Succumbed to that bar of chocolate? New research suggests that you shouldn’t feel too guilty. Eaten in moderation, chocolate could reduce your risk of irregular heartbeat by a fifth.
From an analysis of more than 55,000 adults from Denmark, researchers found that eating between 2 and 6 ounces of chocolate every week was associated with a 20 percent reduced risk of atrial fibrillation (A-fib).
Lead study author Dr. Elizabeth Mostofsky, of the Department of Epidemiology at Harvard T. H. Chan School of Public Health in Boston, MA, and colleagues recently reported their findings in the journal Heart.
A-fib is characterized by the rapid, irregular beating of the upper heart chambers, or the atria. As a result, the flow of blood into the ventricles is compromised.
According to the American Heart Association, patients with A-fib are five times more likely to have a stroke and are at double the risk of heart-related death.
Adhering to a healthful diet is considered one of the key prevention strategies for A-fib. Could chocolate form a part of that diet? The new study suggests so.
To reach their findings, Dr. Mostofsky and colleagues analyzed the data of 55,502 adults who were part of the Danish Diet, Cancer and Health Study.
Subjects were recruited to the study between 1993 and 1997, at which point their body mass index (BMI), cholesterol levels, and blood pressure were measured.
Participants were also required to complete dietary, health, and lifestyle questionnaires, which the researchers used to gather data on overall health and chocolate intake.
Using information from the Danish National Patient Register, the researchers identified 3,346 cases of A-fib among the participants during the 13.5 years of follow-up.
Compared with subjects who consumed just 1 ounce of chocolate less than once each month, those who consumed 1 to 3 ounces of chocolate per month had a 10 percent reduced risk of A-fib.
Participants who ate 1 ounce of chocolate per week were found to have a 17 percent lower risk of A-fib, while those who consumed 2 to 6 ounces each week were 20 percent less likely to develop A-fib.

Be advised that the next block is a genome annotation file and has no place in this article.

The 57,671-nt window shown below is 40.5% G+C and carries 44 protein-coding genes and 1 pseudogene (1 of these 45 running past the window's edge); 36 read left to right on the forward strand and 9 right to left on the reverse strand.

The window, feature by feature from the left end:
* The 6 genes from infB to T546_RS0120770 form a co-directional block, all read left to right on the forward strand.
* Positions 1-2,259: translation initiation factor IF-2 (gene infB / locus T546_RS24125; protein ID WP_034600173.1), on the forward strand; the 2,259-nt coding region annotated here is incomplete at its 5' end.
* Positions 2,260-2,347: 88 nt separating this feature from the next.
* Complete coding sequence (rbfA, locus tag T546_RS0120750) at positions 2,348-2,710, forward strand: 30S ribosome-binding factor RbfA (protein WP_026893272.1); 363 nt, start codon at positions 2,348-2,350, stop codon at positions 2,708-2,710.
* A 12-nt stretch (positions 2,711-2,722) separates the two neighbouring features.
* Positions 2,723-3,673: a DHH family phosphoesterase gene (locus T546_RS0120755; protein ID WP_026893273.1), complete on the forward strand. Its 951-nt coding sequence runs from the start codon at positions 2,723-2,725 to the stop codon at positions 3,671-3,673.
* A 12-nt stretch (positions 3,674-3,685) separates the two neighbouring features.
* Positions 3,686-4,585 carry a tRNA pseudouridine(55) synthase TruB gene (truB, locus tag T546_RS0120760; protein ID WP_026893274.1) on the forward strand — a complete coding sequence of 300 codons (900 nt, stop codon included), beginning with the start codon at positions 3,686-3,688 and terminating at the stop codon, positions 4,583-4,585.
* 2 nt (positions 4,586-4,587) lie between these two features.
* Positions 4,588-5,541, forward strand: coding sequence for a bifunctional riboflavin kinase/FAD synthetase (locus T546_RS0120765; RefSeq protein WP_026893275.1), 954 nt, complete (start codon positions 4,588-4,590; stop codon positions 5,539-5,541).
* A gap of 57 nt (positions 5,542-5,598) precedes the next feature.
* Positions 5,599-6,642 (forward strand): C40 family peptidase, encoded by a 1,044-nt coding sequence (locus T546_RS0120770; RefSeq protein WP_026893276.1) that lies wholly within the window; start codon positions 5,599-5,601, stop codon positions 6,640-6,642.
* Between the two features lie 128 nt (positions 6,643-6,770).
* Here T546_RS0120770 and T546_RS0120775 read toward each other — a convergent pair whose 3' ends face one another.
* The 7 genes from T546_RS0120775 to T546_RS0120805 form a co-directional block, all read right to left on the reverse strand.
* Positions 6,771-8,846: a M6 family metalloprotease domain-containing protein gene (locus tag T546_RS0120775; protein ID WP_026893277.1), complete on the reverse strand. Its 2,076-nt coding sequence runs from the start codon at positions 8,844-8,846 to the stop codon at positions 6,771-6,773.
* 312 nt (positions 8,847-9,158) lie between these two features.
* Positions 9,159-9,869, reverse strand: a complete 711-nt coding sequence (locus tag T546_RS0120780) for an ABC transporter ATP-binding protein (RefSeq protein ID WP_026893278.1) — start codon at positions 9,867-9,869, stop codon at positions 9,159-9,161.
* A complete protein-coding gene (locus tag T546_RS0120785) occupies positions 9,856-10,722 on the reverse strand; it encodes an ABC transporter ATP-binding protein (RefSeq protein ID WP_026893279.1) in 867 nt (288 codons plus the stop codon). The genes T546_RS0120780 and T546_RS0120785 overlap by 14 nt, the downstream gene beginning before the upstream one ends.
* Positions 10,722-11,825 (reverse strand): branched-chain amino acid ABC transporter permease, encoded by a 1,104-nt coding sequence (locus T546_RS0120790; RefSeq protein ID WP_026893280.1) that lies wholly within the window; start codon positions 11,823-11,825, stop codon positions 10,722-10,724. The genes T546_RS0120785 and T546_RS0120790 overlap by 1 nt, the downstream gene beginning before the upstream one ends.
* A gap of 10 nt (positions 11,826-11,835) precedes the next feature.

When it came to higher chocolate intake, the benefits began to fade; subjects who ate at least 1 ounce of chocolate daily were found to have a 16 percent lower risk of A-fib.
According to Dr. Mostofsky, these findings suggest that consuming just small to moderate amounts of chocolate – especially dark chocolate, which is higher in antioxidants – can benefit the heart.
“Eating excessive amounts of chocolate is not recommended, however, because many chocolate products are high in calories from sugar and fat and could lead to weight gain and other metabolic problems,” she cautions. “But moderate intake of chocolate with high cocoa content may be a healthy choice.”
This is not the first study to link moderate chocolate intake to better heart health. Research reported by Medical News Today last year, for example, found that eating a small amount of chocolate every day may lower the risk of heart disease.
According to Dr. Mostofsky and team, their study provides further evidence of the heart health benefits of moderate chocolate intake.
“This study adds to the growing body of evidence that, compared with other snacks or treats, eating small amounts of dark chocolate on a regular basis as part of an overall balanced, heart-healthy diet is a good option that may reduce the risk of cardiovascular disease.”
Study co-author Dr. Murray Mittleman, Harvard T. H. Chan School of Public Health
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